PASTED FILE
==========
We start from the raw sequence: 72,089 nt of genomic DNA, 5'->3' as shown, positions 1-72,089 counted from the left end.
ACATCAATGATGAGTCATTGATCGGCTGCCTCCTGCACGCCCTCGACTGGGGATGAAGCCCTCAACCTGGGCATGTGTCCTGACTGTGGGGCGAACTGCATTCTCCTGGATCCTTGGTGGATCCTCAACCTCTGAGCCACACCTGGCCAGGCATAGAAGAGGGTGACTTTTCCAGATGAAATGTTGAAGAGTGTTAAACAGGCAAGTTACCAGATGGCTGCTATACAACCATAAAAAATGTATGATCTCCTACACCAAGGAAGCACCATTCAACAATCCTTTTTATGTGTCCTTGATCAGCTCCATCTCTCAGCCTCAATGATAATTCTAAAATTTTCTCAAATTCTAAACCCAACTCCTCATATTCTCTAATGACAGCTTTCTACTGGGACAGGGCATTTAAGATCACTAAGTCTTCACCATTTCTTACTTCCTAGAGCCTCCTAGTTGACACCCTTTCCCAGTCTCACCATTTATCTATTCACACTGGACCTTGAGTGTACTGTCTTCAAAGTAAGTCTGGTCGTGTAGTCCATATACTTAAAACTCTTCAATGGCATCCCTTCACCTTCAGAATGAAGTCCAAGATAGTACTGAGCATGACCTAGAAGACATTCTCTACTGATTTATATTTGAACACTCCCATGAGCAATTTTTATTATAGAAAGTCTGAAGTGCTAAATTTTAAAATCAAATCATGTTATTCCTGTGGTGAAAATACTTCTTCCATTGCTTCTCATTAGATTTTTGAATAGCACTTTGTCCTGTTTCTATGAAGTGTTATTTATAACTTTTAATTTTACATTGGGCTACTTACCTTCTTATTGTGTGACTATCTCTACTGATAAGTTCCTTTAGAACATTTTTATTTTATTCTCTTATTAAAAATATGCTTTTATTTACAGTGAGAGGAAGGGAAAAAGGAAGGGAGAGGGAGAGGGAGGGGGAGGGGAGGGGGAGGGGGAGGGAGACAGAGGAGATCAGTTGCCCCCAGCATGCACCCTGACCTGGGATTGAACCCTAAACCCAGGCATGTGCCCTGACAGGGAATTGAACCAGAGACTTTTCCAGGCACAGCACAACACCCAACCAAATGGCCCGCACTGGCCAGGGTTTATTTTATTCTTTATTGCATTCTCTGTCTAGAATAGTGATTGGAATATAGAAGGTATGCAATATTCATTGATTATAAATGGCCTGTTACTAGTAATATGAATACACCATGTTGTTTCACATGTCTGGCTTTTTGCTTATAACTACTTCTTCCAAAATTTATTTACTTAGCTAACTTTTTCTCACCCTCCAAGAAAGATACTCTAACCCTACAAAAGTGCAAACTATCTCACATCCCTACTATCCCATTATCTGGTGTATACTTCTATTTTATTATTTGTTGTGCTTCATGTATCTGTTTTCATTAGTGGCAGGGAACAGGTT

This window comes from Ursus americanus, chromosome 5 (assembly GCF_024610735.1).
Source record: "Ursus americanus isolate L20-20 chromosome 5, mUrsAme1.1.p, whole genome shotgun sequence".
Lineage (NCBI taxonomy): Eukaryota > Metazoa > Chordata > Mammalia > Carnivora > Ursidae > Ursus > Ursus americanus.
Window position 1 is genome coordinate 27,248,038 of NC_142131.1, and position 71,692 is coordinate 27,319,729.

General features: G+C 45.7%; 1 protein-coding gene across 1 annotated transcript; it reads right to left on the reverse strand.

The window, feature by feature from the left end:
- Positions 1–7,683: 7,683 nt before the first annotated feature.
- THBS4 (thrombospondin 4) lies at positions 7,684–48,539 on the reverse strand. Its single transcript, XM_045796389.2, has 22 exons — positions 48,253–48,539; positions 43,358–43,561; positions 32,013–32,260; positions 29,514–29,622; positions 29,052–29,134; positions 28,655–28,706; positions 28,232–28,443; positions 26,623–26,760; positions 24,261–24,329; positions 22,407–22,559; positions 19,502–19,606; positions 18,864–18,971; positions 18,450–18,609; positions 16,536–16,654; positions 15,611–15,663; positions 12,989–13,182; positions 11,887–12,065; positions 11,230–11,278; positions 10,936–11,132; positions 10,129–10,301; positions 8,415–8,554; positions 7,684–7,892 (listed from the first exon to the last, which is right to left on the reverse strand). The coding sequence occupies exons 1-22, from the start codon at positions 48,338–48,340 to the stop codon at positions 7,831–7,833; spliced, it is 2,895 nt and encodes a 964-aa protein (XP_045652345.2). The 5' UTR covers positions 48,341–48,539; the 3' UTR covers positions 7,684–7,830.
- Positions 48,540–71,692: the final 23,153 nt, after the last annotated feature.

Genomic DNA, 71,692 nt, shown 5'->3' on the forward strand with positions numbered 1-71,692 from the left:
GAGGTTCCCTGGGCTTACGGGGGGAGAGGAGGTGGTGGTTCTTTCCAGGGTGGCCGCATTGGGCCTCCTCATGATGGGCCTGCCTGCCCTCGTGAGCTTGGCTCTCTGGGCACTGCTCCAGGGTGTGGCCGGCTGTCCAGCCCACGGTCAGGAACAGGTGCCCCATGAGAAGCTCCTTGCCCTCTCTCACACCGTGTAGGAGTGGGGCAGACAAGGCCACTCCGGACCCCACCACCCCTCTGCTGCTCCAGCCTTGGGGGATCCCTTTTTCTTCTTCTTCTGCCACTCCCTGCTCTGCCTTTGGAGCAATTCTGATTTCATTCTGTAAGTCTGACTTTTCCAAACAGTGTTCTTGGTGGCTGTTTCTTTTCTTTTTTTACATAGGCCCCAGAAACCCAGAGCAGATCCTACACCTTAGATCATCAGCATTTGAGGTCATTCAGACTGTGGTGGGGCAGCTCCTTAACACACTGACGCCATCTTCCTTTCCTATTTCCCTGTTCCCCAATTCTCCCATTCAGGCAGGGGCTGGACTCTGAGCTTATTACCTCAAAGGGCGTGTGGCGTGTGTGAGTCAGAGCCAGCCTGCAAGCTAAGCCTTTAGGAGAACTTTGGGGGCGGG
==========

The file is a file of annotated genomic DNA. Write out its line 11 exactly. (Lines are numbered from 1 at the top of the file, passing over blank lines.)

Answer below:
- Positions 48,540–71,692: the final 23,153 nt, after the last annotated feature.